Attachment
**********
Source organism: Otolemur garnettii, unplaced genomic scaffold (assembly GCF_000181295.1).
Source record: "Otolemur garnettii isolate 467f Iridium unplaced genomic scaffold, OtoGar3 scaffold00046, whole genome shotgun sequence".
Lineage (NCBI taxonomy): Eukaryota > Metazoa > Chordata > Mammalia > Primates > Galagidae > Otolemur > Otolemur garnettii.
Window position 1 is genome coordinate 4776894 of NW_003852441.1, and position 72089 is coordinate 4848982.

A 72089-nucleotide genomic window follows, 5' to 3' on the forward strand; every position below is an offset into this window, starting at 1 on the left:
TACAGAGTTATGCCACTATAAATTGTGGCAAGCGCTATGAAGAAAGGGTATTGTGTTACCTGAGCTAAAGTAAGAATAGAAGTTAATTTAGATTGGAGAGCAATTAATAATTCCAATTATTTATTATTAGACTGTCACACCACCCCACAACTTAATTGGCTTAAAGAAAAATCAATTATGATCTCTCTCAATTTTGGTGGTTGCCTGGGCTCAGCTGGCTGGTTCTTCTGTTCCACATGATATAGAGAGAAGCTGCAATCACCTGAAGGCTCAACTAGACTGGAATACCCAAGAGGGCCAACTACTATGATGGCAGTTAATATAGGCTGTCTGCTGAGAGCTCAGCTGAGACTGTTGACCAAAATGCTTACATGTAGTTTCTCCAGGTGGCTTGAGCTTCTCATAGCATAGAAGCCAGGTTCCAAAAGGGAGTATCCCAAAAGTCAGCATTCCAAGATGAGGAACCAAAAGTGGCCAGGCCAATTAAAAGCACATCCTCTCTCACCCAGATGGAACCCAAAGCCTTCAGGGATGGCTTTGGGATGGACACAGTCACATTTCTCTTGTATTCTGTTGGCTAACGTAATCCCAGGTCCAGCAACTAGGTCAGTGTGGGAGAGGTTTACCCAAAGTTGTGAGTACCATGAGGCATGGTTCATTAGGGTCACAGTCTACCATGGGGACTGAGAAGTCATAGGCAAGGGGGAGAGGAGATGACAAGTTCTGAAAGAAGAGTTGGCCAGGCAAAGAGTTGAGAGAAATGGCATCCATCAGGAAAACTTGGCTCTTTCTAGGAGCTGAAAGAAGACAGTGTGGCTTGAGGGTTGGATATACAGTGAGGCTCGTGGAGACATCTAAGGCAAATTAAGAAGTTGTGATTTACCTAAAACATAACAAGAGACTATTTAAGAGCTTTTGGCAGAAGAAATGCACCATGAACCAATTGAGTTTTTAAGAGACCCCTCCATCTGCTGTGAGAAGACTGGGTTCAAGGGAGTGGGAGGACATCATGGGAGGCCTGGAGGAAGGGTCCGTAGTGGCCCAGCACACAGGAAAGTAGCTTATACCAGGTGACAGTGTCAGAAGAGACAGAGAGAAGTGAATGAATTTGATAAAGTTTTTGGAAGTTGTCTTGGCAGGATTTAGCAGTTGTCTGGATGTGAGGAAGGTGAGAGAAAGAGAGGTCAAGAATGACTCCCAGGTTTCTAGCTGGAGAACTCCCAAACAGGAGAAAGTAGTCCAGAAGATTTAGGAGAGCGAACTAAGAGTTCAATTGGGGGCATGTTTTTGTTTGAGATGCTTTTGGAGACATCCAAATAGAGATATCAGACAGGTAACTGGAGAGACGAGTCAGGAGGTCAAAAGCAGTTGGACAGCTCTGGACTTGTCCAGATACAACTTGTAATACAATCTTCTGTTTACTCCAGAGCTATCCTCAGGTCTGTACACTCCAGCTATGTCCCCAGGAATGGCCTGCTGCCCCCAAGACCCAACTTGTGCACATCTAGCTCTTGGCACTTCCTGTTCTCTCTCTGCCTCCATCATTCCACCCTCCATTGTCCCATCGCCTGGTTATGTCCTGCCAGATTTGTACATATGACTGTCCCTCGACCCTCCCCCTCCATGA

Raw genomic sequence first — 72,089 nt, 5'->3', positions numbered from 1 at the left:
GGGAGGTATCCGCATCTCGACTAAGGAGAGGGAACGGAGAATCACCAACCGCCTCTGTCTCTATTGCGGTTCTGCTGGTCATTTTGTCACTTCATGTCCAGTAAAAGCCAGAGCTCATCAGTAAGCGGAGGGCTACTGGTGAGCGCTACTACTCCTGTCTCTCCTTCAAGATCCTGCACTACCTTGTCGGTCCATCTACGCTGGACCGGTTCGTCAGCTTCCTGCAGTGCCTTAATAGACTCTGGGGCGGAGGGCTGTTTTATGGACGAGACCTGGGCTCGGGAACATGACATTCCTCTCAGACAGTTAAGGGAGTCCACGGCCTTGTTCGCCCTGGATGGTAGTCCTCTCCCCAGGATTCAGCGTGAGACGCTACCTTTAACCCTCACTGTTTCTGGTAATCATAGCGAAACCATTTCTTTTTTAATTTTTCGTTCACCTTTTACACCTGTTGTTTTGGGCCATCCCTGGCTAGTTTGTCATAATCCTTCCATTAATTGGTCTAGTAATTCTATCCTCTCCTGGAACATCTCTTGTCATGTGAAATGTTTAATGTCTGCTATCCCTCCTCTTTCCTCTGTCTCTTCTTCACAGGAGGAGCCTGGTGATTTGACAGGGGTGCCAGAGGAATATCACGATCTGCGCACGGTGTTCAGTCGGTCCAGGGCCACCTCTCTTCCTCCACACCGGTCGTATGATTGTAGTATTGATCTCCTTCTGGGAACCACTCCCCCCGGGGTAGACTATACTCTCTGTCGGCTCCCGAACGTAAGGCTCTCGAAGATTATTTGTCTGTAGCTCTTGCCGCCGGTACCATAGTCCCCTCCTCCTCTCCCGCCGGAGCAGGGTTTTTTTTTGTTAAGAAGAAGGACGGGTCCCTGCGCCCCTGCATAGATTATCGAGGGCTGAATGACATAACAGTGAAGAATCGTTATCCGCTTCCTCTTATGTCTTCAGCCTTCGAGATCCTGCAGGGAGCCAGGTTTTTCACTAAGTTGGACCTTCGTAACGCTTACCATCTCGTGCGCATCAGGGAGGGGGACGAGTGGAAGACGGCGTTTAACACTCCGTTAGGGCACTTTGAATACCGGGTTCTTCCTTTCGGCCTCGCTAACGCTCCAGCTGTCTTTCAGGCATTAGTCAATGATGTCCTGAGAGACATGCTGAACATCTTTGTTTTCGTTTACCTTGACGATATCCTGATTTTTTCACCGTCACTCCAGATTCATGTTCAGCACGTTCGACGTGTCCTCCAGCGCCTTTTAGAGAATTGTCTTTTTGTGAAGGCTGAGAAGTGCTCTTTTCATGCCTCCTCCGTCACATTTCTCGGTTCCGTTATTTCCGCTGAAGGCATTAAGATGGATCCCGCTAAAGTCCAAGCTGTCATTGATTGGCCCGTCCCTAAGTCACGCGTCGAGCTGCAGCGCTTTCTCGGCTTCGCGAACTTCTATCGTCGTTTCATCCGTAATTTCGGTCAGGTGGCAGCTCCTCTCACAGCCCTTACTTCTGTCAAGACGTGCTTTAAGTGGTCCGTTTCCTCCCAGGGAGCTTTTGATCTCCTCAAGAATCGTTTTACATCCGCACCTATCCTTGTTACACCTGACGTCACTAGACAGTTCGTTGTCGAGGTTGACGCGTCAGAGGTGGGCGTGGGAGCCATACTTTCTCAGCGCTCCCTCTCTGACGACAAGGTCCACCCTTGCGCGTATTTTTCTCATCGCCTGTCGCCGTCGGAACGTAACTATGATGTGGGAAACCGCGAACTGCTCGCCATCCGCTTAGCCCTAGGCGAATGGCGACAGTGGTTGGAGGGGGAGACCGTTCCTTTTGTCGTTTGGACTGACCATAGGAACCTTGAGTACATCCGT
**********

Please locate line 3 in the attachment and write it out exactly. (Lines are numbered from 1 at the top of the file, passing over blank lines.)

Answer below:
Lineage (NCBI taxonomy): Eukaryota > Metazoa > Chordata > Mammalia > Primates > Galagidae > Otolemur > Otolemur garnettii.